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William Midson (1849–1924)

from Methodist

The subject of this sketch was a native of Essex, England, having been born in 1849. When a lad of five, he was brought by his parents to New South Wales, and, with, the exception of a brief time spent in the Maitland district when he was a young man, he lived the rest of his life in the neighbourhood of what is now known as Epping. His father took to fruit growing in the district, and the sons followed the same pursuit. Mr. W. [William] Midson was only quite a young man when he started life for himself, and acquired the property that now constitutes a large part of the prosperous and salubrious suburb known as Epping. Having chosen his life's work, he, with characteristic energy and judgment, threw himself into the task of making it profitable, and whilst he like others similarly engaged found obstacles in his path, these only called for more careful thought and more strenuous effort. He was a successful man, not because it came to him unsought, but because he used both mental and physical powers in seeking to command success. Those who knew Central Cumberland in its palmy days of fruit growing, will not hesitate to say that William Midson was one of the most capable and prosperous of the orchardists in the district. He was a man of quick movement and perception, and while many another would be thinking what to do, and how to do it, he would be far on the way to having it done. There were few in his line of business that knew better than he what to grow, how to grow it, and how to turn the produce of his cultivation into cash. To use a homely phrase, there was not an idle bone in his body, and he toiled and planned to such good purpose in the early part of his life that when he felt ready for it he was able to rest from his active, busy life, and enjoy the comparative quiet that he had so thoroughly earned.

Naturally he was a man of high principles, with a large fund of humour and a sincere appreciation for the joys of life. In some respects he may be said to have been a typical Englishman, to whom the sense of duty was all-compelling. He was a good neighbour, a loyal friend, and was deeply interested in the welfare of his neighbourhood. For a number of years he served as an alderman of the Dundas Municipality, and was entrusted with a commission of the peace. And he was a man of strong personality; no one could twist him from what he held to be true and wise. All this may be said of his natural qualities, but what crowned his life was the converting grace of God, realised in early life, and enjoyed right to its close. He was what may be called an old-fashioned Methodist, who loved Christian fellowship. How many of the former ministers of the Ryde Circuit can recall his regular attendance at the class meeting and the week-night service! He worthily filled most of the offices of our church that are open to a laymen, and as local preacher, trustee and circuit steward representative to Conference, he played a valuable part in the work of the Methodist Church. He was a man one had to know in order to estimate his worth, but to know him was to feel assured that one could trust everything to his fidelity. For some years he was warned that the condition of his heart was admonitory. This did not alarm him, but simply made him somewhat careful. Then, as time went by, symptoms became more serious, and the signs of the approaching end unmistakenable. Suffering severely at times, he was supported by the presence of the Saviour, and ministered to by the skill of the doctor, but mostly by the loving devotion of wife and daughters; he waited the call to the rest that remaineth to the people of God, and on Wednesday, 6th March last, he exchanged mortality for life, leaving behind him his devoted wife, seven daughters, and two sons to mourn the loss of a faithful, loving and honoured husband and father.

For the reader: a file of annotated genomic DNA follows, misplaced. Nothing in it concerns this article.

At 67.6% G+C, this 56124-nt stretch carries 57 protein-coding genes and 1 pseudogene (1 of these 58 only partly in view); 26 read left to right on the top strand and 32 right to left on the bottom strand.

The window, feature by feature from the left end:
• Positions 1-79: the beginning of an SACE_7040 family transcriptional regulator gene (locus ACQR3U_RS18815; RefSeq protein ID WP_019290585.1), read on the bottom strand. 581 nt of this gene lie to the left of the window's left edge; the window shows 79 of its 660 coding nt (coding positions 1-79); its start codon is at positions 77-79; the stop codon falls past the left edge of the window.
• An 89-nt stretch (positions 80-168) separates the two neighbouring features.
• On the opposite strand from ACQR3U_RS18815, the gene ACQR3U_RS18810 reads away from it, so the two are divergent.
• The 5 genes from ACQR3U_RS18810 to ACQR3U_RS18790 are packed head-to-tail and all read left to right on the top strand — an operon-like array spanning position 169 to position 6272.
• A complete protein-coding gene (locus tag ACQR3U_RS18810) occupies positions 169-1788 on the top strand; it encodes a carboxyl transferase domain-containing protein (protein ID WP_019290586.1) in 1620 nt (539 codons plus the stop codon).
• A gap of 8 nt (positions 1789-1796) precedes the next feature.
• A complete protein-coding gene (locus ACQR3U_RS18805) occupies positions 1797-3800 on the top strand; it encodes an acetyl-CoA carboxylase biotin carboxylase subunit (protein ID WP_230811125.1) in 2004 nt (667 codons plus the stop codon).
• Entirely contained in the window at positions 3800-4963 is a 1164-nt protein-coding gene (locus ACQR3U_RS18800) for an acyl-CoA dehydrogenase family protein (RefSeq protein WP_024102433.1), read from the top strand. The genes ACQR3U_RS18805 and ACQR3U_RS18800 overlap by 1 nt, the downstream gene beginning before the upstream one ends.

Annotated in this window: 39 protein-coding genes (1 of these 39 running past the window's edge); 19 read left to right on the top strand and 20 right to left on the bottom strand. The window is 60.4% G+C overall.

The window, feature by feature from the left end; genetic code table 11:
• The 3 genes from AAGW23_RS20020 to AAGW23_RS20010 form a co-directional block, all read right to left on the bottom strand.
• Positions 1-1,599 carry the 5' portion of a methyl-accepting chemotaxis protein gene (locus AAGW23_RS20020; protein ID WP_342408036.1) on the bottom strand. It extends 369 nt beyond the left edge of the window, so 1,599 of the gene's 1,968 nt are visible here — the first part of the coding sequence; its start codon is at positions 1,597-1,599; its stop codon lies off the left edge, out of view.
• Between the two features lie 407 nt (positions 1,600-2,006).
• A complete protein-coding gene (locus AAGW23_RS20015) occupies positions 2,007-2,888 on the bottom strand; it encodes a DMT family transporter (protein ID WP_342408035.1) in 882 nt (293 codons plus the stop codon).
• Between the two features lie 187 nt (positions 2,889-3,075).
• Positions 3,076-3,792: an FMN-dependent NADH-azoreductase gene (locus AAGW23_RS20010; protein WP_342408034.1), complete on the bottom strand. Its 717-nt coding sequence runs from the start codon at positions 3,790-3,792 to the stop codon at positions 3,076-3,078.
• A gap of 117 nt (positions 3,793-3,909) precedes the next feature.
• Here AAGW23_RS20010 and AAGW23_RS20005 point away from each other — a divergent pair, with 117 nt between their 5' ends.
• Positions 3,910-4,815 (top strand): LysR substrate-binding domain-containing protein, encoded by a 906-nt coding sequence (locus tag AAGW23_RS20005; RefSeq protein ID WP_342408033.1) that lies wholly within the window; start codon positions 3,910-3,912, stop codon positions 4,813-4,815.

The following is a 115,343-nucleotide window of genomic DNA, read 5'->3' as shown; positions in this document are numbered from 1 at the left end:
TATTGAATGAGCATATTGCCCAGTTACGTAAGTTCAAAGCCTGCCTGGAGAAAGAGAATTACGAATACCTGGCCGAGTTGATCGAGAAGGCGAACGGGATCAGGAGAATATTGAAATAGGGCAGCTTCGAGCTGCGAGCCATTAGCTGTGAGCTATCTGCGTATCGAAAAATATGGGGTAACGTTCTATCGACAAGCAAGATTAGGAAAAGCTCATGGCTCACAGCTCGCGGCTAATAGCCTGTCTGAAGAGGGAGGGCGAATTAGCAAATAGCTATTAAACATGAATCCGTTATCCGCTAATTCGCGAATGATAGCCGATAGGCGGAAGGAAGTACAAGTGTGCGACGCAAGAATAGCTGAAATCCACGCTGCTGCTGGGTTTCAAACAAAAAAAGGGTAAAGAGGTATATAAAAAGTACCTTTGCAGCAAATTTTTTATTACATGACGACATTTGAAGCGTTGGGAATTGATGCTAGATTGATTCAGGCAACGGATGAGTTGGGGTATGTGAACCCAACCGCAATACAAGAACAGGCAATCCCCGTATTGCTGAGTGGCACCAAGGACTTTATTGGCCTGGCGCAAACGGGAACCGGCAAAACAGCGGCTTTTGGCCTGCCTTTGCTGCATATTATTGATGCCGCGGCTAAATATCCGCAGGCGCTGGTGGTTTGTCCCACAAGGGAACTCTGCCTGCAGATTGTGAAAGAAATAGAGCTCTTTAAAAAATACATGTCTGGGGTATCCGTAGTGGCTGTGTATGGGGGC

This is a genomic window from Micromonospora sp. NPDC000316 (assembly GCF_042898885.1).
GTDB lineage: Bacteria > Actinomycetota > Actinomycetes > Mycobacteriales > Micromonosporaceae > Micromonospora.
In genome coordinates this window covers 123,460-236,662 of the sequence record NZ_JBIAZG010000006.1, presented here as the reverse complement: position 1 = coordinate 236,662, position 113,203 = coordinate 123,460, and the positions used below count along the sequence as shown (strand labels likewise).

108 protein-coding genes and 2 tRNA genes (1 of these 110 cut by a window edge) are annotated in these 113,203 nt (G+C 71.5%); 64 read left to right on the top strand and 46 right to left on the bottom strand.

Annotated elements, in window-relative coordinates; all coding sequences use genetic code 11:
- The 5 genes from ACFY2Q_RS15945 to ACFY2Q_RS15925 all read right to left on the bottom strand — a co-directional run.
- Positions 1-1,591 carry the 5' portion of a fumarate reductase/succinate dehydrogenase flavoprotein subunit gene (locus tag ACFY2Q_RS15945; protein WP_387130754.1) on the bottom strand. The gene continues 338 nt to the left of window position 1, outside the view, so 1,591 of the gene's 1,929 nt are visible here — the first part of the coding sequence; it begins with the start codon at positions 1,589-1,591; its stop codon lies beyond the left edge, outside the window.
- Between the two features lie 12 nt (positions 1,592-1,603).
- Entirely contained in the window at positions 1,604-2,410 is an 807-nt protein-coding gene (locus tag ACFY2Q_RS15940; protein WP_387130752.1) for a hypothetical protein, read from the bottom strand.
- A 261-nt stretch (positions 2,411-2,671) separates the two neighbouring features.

Original publication

Other Obituaries for William Midson

Citation details

'Midson, William (1849–1924)', Obituaries Australia, National Centre of Biography, Australian National University,, accessed 27 May 2024.

© Copyright Obituaries Australia, 2010-2024

Life Summary [details]


9 June, 1849
Steeple Bumstead, Essex, England


6 March, 1924 (aged 74)
Epping, Sydney, New South Wales, Australia

Cause of Death

heart disease

Cultural Heritage

Includes subject's nationality; their parents' nationality; the countries in which they spent a significant part of their childhood, and their self-identity.

Religious Influence

Includes the religion in which subjects were raised, have chosen themselves, attendance at religious schools and/or religious funeral rites; Atheism and Agnosticism have been included.